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A defense of the justice or goodness of God in the face of doubts or objections arising from the phenomena of evil in the world (‘evil’ refers here to bad states of affairs of any sort). Many types of theodicy have been proposed and vigorously debated; only a few can be sketched here.
1. It has been argued that evils are logically necessary for greater goods (e.g., hardships for the full exemplification of certain virtues), so that even an omnipotent being (roughly, one whose power has no logically contingent limits) would have a morally sufficient reason to cause or permit the evils in order to obtain the goods. Leibniz, in his Theodicy (1710), proposed a particularly comprehensive theodicy of this type. On his view, God had adequate reason to bring into existence the actual world, despite all its evils, because it is the best of all possible worlds, and all actual evils are essential ingredients in it, so that omitting any of them would spoil the design of the whole. Aside from issues about whether actual evils are in fact necessary for greater goods, this approach faces the question whether it assumes wrongly that the end justifies the means.
2. An important type of theodicy traces some or all evils to sinful free actions of humans or other beings (such as angels) created by God. Proponents of this approach assume that free action in creatures is of great value and is logically incompatible with divine causal control of the creatures’ actions. It follows that God’s not intervening to prevent sins is necessary, though the sins themselves are not, to the good of created freedom. This is proposed as a morally sufficient reason for God’s not preventing them. It is a major task for this type of theodicy to explain why God would permit those evils that are not themselves free choices of creatures but are at most consequences of such choices.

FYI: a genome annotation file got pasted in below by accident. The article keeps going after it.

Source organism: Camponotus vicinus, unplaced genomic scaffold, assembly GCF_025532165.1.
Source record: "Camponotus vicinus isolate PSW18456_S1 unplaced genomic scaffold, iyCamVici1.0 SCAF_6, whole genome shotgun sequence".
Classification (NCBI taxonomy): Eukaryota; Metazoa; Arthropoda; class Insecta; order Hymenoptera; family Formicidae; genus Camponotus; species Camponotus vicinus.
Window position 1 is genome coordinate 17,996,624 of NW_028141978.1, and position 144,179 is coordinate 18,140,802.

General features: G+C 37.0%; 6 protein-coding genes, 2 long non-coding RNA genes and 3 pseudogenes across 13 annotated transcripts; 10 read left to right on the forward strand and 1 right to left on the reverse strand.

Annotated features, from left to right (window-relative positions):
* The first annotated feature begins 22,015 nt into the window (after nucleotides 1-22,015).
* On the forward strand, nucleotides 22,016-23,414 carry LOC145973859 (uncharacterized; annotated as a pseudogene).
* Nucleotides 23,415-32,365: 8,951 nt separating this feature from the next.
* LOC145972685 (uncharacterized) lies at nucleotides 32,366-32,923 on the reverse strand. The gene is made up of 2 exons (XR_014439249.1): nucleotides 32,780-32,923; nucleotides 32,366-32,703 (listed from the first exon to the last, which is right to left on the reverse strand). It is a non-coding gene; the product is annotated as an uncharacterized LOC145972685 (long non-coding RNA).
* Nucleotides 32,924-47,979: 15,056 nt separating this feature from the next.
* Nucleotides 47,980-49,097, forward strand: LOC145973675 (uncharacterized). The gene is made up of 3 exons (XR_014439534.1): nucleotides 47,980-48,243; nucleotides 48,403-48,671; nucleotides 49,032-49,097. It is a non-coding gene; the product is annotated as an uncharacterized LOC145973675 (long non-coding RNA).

3. Another type of theodicy, both ancient and currently influential among theologians, though less congenial to orthodox traditions in the major theistic religions, proposes to defend God’s goodness by abandoning the doctrine that God is omnipotent. On this view, God is causally, rather than logically, unable to prevent many evils while pursuing sufficiently great goods. A principal sponsor of this approach at present is the movement known as process theology, inspired by Whitehead; it depends on a complex metaphysical theory about the nature of causal relationships.
4. Other theodicies focus more on outcomes than on origins. Some religious beliefs suggest that God will turn out to have been very good to created persons by virtue of gifts (especially religious gifts, such as communion with God as supreme Good) that may be bestowed in a life after death or in religious experience in the present life. This approach may be combined with one of the other types of theodicy, or adopted by people who think that God’s reasons for permitting evils are beyond our finding out.
"theodicy." The Cambridge Dictionary of Philosophy. Cambridge: Cambridge University Press, 1999. Credo Reference. Web. 04 November 2011.
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